One of the simplest vegetables to grow is carrots. Simply sow carrots seeds, water, and wait. If all goes well, you will harvest one of the tastiest root vegetables, a staple ingredient in most kitchens.
However, growing carrots is not always as easy as one thinks. Things can go wrong, resulting in heartache and disappointment. Either your carrot seeds don’t germinate, or you end up with forked and stunted roots. Carrot fly tends to also be a problem for many, attacking carrot roots and causing black tunneling and rot.
Over the past 13 years, I have learned a number of tricks that have produced an abundance of carrots in my garden. In this post, I will share 12 tips for growing your best carrots. They work in my garden, and I hope they will work for you too.
12 Tips for Growing the Best Carrots!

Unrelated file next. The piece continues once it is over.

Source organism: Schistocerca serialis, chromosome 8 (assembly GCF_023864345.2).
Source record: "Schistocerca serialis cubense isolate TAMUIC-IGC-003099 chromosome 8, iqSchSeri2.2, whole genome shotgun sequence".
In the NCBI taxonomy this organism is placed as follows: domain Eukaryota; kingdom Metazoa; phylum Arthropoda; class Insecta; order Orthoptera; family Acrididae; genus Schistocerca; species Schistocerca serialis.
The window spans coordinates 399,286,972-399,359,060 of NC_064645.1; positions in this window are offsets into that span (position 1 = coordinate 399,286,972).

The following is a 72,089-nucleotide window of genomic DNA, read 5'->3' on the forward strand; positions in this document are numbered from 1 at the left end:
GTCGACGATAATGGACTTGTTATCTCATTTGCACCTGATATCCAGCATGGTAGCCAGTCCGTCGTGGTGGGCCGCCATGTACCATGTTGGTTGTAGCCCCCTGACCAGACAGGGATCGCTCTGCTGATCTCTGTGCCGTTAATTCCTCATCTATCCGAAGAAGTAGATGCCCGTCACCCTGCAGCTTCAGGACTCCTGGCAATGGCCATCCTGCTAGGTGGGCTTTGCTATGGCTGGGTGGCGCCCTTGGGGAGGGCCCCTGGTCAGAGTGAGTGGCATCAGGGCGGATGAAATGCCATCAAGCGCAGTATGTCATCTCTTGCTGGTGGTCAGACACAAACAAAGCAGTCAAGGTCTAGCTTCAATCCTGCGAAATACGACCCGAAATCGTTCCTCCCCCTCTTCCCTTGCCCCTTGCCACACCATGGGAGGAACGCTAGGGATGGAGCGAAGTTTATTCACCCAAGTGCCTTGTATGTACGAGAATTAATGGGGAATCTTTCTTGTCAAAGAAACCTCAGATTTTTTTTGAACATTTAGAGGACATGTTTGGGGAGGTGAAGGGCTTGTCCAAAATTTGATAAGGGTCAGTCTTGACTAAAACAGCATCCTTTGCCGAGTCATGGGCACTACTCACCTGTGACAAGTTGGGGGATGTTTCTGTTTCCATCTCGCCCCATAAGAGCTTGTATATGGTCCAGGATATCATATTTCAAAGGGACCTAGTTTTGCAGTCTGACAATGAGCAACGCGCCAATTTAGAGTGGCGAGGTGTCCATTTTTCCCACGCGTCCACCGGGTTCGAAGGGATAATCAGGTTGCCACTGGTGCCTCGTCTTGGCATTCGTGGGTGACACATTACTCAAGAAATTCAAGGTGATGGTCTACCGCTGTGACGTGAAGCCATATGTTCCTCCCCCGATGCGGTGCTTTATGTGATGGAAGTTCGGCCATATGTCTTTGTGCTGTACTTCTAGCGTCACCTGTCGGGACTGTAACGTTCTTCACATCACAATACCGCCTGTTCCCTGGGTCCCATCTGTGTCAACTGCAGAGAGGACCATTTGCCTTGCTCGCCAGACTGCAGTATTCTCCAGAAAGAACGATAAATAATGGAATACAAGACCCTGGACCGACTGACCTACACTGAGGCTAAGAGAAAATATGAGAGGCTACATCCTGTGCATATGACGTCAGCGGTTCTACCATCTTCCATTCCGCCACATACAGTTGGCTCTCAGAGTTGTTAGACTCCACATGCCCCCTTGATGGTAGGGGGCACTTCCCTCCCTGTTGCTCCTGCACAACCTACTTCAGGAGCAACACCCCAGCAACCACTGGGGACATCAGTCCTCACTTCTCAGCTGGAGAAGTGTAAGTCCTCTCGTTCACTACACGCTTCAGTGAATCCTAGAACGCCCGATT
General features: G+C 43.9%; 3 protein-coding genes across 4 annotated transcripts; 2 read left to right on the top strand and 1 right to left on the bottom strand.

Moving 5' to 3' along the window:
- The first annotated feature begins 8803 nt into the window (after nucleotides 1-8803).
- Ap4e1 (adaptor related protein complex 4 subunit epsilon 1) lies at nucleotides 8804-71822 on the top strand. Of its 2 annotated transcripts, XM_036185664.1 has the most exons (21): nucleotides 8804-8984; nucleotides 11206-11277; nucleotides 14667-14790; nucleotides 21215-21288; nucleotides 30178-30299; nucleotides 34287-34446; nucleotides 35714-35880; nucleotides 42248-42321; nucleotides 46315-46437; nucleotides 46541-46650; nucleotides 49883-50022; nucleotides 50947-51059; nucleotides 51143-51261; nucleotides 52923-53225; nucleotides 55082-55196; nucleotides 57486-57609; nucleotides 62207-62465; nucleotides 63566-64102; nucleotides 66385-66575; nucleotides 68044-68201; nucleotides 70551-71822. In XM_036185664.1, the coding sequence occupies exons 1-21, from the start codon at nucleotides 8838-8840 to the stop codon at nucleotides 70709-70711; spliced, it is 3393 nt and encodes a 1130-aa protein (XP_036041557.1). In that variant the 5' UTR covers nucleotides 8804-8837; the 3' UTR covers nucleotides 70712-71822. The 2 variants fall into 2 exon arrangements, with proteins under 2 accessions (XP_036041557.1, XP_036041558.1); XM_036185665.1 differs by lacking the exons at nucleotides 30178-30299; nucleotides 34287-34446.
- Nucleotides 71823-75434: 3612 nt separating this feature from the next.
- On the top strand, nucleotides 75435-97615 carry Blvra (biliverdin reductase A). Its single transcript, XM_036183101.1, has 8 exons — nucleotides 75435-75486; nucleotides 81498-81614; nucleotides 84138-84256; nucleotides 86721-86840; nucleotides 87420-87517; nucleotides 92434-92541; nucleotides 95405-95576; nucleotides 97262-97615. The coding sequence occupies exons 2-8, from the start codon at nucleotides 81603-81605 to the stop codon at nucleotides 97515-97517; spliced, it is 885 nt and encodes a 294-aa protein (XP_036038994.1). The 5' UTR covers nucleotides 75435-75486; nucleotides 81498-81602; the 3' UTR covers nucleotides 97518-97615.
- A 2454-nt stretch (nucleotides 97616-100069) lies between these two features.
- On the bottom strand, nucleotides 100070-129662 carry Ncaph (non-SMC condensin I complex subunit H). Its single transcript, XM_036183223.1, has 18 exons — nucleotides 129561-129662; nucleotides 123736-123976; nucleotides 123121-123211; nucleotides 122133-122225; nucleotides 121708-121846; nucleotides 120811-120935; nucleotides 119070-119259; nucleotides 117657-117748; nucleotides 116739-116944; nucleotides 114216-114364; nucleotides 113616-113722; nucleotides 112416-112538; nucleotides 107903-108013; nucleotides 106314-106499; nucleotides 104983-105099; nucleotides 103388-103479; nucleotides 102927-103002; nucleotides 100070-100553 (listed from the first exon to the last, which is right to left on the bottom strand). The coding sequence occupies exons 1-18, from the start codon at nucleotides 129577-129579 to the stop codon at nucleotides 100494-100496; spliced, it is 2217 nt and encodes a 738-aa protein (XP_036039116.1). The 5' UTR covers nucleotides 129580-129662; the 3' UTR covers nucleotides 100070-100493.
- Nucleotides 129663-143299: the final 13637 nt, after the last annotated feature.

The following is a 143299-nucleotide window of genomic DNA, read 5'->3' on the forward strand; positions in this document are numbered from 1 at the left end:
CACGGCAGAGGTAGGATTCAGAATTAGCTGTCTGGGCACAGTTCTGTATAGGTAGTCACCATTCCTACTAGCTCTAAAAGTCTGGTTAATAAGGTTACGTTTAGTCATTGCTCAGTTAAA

Many seeds can be started indoors, however, carrots have sensitive roots and won’t transplant well from seed trays or pots. A disruption of their roots can cause them to split and fork, making them difficult to use in the kitchen.
If you find carrot seedlings sold in plant nurseries, you would be better to leave them where they sit and instead purchase a packet of carrots seeds. Most carrot seed packets contain hundreds of seeds and cost only a few dollars. Since each seed will produce one carrot, you can grow an abundance of carrots for years, from just one seed packet.
Space rows 4 to 6 inches apart
More is more when it comes to carrots. The extra row space will prevent carrot roots from being crowded and will give them plenty of space to grow outwards into the rows. Sow your carrot rows spaced at least 4 to 6 inches apart for the optimal space.
Don’t thin carrots
Sow seeds spaced approximately 1-inch apart. Thinning is not required as carrots will grow outwards into the rows and have plenty of room to expand and grow together. Not thinning will also help to deter carrot pests. (More on this subject under Tip #11)
Choose loose, well draining, loamy soil